Supermarket produce sections bulging with a year-round supply of perfectly round, bright red-orange tomatoes have become all but a national birthright. But in Tomatoland, which is based on his James Beard Award-winning article, “The Price of Tomatoes,” investigative food journalist Barry Estabrook reveals the huge human and environmental cost of the $5 billion fresh tomato industry.
Fields are sprayed with more than one hundred different herbicides and pesticides. Tomatoes are picked hard and green and artificially gassed until their skins acquire a marketable hue. Modern plant breeding has tripled yields, but has also produced fruits with dramatically reduced amounts of calcium, vitamin A, and vitamin C, and tomatoes that have fourteen times more sodium than the tomatoes our parents enjoyed.
Below are some quotes from the book you may enjoy:
“Although tomatoes are farmed commercially in about twenty states, Florida alone accounts for one-third of the fresh tomatoes raised in the United States, and from October to June, virtually all the fresh-market, field-grown tomatoes in the country come from the Sunshine State, which ships more than one billion pounds to the United States, Canada, and other countries every year. It takes a tough tomato to stand up to the indignity of such industrial-scale farming, so most Florida tomatoes are bred for hardness, picked when still firm and green (the merest trace of pink is taboo), and artificially gassed with ethylene in warehouses until they acquire the rosy-red skin tones of a ripe tomato.
“Beauty, in this case, is only skin deep. According to figures compiled by the U.S. Department of Agriculture, Americans bought $5 billion worth of perfectly round, perfectly red, and, in the opinion of many consumers, perfectly tasteless commercially grown fresh tomatoes in 2009-our second most popular vegetable behind lettuce. We buy winter tomatoes, but that doesn’t mean we like them. In survey after survey, fresh tomatoes fall at or near the bottom in rankings of consumer satisfaction. No one will ever be able to duplicate the flavor of garden-grown fruits and vegetables at the supermarket (or even the farmers’ market), but there’s a reason you don’t hear consumers bemoaning the taste of supermarket cabbages, onions, or potatoes. Of all the fruits and vegetables we eat, none suffers at the hands of factory farming more than a tomato grown in the wintertime fields of Florida.
“Perhaps our taste buds are trying to send us a message. Today’s industrial tomatoes are as bereft of nutrition as they are of flavor. According to analyses conducted by the U.S. Department of Agriculture, 100 grams of fresh tomato today has 30 percent less Vitamin C, 30 percent less thiamin, 19 percent less niacin, and 62 percent less calcium than it did in the 1960s. But the modern tomato does shame its 1960s counterpart in one area: It contains fourteen times as much sodium. …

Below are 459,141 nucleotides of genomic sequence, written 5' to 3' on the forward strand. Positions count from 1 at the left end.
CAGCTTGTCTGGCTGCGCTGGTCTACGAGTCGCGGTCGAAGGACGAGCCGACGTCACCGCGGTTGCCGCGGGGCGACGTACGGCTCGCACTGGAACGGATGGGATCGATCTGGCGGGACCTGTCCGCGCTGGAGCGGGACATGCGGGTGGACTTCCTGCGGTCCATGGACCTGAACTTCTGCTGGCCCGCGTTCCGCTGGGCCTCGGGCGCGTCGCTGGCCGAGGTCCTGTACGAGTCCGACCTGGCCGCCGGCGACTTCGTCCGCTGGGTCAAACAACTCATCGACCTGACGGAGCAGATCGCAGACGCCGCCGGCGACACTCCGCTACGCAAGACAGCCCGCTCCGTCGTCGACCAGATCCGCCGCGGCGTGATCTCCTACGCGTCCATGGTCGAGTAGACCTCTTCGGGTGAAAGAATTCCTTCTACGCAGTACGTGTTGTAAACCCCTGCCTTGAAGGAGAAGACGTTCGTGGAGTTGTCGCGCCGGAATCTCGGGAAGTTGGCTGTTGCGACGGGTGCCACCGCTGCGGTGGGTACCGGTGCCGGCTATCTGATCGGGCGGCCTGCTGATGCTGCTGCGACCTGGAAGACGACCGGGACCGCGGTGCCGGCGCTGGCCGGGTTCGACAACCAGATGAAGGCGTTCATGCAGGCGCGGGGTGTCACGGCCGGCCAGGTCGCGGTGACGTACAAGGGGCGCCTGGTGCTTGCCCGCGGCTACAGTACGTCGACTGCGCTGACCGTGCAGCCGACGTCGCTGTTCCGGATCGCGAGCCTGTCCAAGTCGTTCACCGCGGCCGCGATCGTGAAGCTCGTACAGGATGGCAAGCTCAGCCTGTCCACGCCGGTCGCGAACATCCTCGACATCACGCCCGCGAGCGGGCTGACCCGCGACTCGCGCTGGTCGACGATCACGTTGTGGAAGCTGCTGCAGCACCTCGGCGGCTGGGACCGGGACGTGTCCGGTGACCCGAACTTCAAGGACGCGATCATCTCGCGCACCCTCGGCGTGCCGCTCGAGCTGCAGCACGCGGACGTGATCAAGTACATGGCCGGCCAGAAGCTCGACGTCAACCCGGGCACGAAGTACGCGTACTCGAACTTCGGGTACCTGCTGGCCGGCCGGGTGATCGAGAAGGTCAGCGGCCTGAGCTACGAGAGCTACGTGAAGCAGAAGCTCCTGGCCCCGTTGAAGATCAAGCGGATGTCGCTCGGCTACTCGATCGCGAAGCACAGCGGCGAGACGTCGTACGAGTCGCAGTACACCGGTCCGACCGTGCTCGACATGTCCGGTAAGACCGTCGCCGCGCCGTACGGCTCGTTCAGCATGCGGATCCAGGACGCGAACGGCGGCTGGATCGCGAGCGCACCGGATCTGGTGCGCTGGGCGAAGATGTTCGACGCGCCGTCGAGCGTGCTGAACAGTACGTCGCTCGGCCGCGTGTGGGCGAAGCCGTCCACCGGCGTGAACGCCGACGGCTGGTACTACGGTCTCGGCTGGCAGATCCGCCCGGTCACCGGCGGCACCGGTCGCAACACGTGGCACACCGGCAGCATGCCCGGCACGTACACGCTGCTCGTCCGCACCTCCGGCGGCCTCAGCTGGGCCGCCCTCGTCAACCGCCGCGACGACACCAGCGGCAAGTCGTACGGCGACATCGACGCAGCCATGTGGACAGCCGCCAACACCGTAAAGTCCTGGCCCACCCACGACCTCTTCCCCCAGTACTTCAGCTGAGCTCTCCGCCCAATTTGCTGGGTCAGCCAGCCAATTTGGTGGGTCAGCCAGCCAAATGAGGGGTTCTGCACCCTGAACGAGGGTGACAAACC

“If it were left up to the laws of botany and nature, Florida would be one of the last places in the world where tomatoes grow. Tomato production in the state has everything to do with marketing and nothing to do with biology. Florida is warm when the rest of the East and Midwest-within easy striking distance for a laden produce truck-is cold. But Florida is notoriously humid. Tomatoes’ wild ancestors came from the coastal deserts of northern Peru and southern Ecuador, some of the driest places on earth. Taken to Spain, Italy, and southern France in the 1500s, they thrived in the Mediterranean’s sunny, rainless summers. They flourish in the dry heat of California, home to the U.S. canned tomato industry, which is completely distinct from the fresh-market tomato industry.
“Canning tomatoes and fresh tomatoes may as well be apples and oranges. When forced to struggle in the wilting humidity of Florida, tomatoes become vulnerable to all manner of fungal diseases. Hordes of voracious hoppers, beetles, and worms chomp on their roots, stems, leaves, and fruit. And although Florida’s sandy soil makes for great beaches, it is devoid of plant nutrients. Florida growers may as well be raising their plants in a sterile hydroponic medium. To get a successful crop, they pump the soil full of chemical fertilizers and can blast the plants with more than one hundred different herbicides and pesticides, including some of the most toxic in agribusiness’s arsenal. Workers are exposed to these chemicals on a daily basis. The toll includes eye and respiratory ailments, exposure to known carcinogens, and babies born with horrendous birth defects. Not all the chemicals stay behind in the fields once the tomatoes are harvested. The U.S. Department of Agriculture has found residues of thirty-five pesticides on tomatoes destined for supermarket produce sections.”
Author: Barry Estabrook
Publisher: Andrews McMeel
Date: Copyright 2011, 2012 by Barry Estabrook
Get the book here